Marie Elena Cortés

BOOK TITLE: Neglected By Two Countries: Young Voices of the American Dream “In Neglected by Two Countries, Marie Elena Cortes brings to our attention the voices of children who are at the center of debate of a nation at the crossroads. At this crossroads, we have the choice to hear their voices and rebuild the legacy of a United States that welcomes and values those who are eager to contribute to a great nation, rather than build the walls that divide and demean us all.” Mark Lacy, Executive Director, Houston Institute for Culture
“Over 25% of all students in the USA are Latinos ~ yet less than 2% of children’s books are written by Latinos. We need more authors with the compassion and insights of Marie Elena Cortés” Magdalena Gonzalez Whisler, Teacher
“Ms. Cortés has always been a teacher who truly cares about her students. She is the kind of teacher you keep in your heart after the years pass by. Please read her book carefully and help modernize the immigration rules.” Luis 16 years old student
“Inspiring book, simple to read and powerful enough to make you think about an issue that’s affecting so many innocent children in the U.S.A.” Mary Ann Herrera, Teacher

“This book deals with a vital issue facing the United States today. How can we deal fairly and justly with millions of workers that have come to live and work here without legal immigration status. Most of these immigrants come from Latin America with 80% from Mexico. In time with children born here, they now number ten to fifteen million.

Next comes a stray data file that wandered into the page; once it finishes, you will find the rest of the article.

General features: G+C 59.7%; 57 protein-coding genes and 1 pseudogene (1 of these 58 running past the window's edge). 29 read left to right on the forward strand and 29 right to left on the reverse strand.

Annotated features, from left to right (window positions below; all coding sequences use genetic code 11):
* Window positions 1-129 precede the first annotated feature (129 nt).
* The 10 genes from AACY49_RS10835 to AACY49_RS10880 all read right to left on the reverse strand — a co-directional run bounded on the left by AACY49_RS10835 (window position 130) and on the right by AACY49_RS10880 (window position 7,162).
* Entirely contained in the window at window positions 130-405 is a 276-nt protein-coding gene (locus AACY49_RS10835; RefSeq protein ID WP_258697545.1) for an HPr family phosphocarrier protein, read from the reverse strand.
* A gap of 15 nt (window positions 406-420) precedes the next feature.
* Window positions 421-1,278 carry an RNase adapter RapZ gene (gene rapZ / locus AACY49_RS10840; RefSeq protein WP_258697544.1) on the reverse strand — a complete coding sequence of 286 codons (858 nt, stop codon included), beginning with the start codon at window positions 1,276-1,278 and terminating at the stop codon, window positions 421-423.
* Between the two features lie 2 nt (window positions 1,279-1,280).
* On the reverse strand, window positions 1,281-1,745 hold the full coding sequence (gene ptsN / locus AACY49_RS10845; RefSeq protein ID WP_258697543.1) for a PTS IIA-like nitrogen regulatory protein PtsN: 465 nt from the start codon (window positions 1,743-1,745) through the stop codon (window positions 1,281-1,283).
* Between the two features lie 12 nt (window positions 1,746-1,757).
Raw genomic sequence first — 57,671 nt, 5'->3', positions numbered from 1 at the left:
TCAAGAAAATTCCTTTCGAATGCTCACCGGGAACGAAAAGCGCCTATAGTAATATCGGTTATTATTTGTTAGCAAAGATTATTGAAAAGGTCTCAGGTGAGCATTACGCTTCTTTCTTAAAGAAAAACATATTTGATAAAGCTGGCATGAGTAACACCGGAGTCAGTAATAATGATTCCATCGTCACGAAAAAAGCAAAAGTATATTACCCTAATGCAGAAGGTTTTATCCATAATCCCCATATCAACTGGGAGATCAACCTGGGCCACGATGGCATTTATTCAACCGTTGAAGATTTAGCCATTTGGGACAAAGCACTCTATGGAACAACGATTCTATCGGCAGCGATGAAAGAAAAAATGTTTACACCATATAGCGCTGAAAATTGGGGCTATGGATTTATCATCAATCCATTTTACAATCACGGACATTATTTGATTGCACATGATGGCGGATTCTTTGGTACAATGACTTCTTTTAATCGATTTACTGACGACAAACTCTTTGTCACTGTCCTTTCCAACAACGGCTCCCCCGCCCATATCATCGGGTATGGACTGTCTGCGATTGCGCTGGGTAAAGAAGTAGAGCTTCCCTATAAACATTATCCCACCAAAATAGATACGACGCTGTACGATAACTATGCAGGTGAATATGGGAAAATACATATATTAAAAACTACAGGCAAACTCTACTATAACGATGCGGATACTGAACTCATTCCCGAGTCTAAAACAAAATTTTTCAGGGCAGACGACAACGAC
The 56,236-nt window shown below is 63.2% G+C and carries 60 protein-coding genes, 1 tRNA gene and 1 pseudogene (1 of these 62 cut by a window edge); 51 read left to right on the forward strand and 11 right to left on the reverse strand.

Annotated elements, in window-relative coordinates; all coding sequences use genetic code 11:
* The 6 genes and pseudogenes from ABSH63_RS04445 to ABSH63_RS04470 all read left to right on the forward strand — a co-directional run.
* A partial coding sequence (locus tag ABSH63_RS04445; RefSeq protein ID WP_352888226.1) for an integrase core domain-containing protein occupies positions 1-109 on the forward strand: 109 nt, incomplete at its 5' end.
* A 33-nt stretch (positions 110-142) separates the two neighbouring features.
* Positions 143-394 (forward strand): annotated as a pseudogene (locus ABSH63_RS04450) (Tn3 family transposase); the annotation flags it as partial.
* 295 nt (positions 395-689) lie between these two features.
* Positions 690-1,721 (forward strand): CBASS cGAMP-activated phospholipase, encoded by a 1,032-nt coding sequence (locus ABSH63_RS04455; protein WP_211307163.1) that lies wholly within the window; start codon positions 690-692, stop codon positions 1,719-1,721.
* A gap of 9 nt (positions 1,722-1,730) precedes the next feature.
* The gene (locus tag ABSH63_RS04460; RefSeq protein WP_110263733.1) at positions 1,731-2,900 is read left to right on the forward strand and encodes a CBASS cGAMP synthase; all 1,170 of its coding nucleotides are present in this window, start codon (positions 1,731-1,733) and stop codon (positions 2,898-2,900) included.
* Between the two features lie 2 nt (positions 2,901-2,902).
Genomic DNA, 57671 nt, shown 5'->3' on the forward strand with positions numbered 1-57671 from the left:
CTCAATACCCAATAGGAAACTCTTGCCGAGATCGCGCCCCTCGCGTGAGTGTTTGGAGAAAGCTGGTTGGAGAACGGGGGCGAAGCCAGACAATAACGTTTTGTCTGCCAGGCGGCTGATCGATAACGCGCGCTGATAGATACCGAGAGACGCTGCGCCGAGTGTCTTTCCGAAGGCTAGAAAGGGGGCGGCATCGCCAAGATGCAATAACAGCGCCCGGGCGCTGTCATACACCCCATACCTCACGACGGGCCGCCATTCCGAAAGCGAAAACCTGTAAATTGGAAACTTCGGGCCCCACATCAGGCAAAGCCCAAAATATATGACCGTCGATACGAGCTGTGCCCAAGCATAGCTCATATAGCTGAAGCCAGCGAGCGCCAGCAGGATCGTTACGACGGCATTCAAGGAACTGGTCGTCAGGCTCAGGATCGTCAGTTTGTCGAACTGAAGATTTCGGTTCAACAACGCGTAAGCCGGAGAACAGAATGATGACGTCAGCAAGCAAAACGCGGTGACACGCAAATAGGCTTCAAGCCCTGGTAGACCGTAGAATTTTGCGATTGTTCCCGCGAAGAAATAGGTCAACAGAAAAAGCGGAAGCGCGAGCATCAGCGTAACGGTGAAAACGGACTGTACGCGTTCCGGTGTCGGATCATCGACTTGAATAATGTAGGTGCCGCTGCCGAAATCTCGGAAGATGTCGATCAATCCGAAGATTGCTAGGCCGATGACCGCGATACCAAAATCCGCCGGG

Immigration policy became a major issue during the 1912 national presidential election, and most candidates have competed for being “tough” on undocumented workers, calling them pejorative names, like “illegal Aliens”. Falling into this vast group were their children who by birth are American citizens. Fear and animosity for undocumented workers have been extended to their children, promoting some proposals to change the American constitution to remove the citizenship right of these children.
In an effort to answer critics of immigration policies the President Obama administration has stepped up border controls, and deportations orders have increased to the point that courts are over-loaded with many thousands of cases to process. President Obama ordered the Attorney General to institute a legal practice of “prosecutorial discretion”, placing priority on undocumented immigrants with criminal records. Others would have their deportations delayed.
In the midst of this new stage of dealing with undocumented immigration, children of immigrants have become casualties. This book documents cases that cry out for justice and humanity. American citizens should not permit these injustices to continue.
My family had a personal experience with the immigration policy in our “land of immigrants.” I was one of eight children born to parents that fled Zacatecas, Mexico, when the Mexican Revolution tore their region apart. The U.S. border was open then because Mexican labor was much needed. The Great Depression of the 1930’s changed all that. With many millions unemployed, foreigners were a problem. The federal government set up the Repatriation Program that set out to deport hundreds of thousands of Mexican immigrants, and their children born here.